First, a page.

Meditating upon pure consciousness,
devoid of any form
and yet,
and yet so in love with Tattva as Parvati!
She, who is devoted from the moment she is born
making too the mightiest meditator understand
God is both!
Nirguna and in Saguna,
In Yin and in Yang,
for such is the very stillness and the dance
the posture and the stance
of Shakti and her eternal Lord , Shaktimaan.
Ah, The deep hypnotic glance..
..gateway to Mahadeva's trance.

Tuesday, 27 January 2015

"He alone will be happy who has the disposition that he needs no more. If desires are allowed to multiply all the objects in the world will not suffice to meet the needs of even one man. Hence one should give no quarter to greed."

"He alone will be happy who has the disposition that he needs no more. If desires are allowed to multiply all the objects in the world will not suffice to meet the needs of even one man. Hence one should give no quarter to greed."

Lord Rama..his name, which is more powerful than an arrow. Chant and do Namasmaran. Do it anywhere, anytime. You dont need anything for it.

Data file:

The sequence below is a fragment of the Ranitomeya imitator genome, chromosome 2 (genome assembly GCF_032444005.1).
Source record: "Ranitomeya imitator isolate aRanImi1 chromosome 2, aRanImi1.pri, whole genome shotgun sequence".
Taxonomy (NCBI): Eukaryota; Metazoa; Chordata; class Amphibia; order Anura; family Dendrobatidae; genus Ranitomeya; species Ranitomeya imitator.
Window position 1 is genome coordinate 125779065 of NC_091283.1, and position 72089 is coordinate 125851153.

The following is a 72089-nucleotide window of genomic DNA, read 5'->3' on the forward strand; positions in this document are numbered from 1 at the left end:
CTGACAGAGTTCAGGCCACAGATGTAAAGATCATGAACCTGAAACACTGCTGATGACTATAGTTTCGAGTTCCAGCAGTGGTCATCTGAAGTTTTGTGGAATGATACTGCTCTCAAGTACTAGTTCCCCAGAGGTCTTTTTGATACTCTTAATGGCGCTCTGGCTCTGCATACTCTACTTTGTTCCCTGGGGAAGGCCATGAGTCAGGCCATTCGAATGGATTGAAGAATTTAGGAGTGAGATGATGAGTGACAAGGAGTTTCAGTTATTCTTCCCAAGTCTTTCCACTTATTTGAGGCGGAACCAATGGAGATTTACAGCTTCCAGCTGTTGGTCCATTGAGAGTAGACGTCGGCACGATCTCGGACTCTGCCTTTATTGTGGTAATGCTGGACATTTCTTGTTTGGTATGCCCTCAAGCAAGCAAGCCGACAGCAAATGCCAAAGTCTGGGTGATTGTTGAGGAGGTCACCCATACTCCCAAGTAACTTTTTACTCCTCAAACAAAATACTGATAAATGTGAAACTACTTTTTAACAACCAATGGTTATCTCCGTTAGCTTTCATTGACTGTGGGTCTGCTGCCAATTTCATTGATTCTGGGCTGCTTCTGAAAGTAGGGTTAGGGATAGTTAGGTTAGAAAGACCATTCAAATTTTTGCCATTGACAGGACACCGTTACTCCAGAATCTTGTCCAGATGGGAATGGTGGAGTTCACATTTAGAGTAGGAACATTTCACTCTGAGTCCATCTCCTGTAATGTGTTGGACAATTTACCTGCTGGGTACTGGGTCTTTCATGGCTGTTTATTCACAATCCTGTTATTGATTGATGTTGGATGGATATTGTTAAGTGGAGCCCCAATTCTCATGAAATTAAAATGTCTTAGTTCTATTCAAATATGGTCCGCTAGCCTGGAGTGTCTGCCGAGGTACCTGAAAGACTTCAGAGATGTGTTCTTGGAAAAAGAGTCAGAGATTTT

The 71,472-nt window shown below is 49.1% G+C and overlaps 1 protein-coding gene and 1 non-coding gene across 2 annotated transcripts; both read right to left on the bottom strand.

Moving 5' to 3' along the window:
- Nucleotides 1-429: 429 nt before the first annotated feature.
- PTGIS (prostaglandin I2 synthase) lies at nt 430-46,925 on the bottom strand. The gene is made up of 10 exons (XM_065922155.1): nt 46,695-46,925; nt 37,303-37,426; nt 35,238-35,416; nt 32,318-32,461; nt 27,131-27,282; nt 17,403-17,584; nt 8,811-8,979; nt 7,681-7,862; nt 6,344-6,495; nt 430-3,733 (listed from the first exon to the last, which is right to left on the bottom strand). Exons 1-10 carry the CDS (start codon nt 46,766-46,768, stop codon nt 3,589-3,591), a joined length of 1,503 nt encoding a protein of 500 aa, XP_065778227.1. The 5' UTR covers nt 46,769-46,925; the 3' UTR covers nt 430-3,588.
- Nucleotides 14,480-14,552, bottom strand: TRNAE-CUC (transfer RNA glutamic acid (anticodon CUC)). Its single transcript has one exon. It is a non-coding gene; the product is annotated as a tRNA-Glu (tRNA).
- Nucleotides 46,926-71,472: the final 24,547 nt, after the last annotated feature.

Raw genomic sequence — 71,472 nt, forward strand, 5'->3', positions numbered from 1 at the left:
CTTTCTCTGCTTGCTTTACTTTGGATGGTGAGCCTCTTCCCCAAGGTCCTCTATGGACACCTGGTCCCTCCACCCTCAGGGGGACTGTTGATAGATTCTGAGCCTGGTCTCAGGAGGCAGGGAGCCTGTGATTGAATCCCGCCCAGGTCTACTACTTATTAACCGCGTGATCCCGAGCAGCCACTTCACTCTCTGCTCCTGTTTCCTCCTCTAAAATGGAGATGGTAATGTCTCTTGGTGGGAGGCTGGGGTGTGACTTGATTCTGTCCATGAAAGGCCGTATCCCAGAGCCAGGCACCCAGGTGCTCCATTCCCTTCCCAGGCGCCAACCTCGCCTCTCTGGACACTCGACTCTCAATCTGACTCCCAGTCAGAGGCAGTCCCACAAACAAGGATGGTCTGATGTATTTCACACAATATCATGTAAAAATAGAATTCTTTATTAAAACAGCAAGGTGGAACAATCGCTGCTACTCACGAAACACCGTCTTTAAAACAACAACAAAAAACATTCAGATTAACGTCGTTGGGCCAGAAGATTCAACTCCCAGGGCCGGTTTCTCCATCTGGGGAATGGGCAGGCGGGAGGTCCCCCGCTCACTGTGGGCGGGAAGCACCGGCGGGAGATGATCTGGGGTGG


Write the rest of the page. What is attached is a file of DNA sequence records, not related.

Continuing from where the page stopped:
Ram Se Bada Ram Ka Nama! Yes, Lord Rama..his name, which is more powerful than an arrow. Chant and do Namasmaran. Do it anywhere, anytime. You dont need anything for it. The complete principle of Lord Rama is contained in His name, and as your namasadhana becomes rigourous, the principle starts imbibing itself into you, at the end there remains no difference between you and Him. Darshan is a one time experience while Namasmaran is a lifetime process ending in the sadhak losing his ego and personality into his deity. The word Ram is an embodiment of bliss and salvation. Ram mantra is considered to be Taraka mantra. The word 'taraka' means the one that helps us cross. It helps us cross the ocean of 'samsara'. It helps us cross the cycles of birth and death. If it is chanted as 'Rama', then it is a Nama. If it is chanted 'Ram', then it is a Mantra. "There are two powerful 'araka Namas'. One is Om and another is Ram. All mantras have to be prefixed with Om for obtaining the benefits of those mantras, whereas there is no need to prefix Om when the name 'Ram' is recited because the name itself is 'Tarka Namam'. Lord Shiva himself mediates on Rama Naam. He whispers “Ram" in the ears of his dear devotees to liberate them! "Ram Nam Satya Hai" ~ “The name of Ram is truth (Breath)” is chanted by Hindus while carrying a dead body to the cremation. This recitation implies that the dead body no longer sustains the Truth (Breath) which is Ram Nam. The dead body devoid of the breath or Ram Nam has no value whatsoever.! Sins are completely washed away by the utterance of all Namas BUT IT IS ONLY 'RAMA NAMA' THAT SHIELDS AGAINST SINS IN THE FUTURE ALSO.! Jai Sri Rama ~ Shivaya Namah Har Har Mahadev!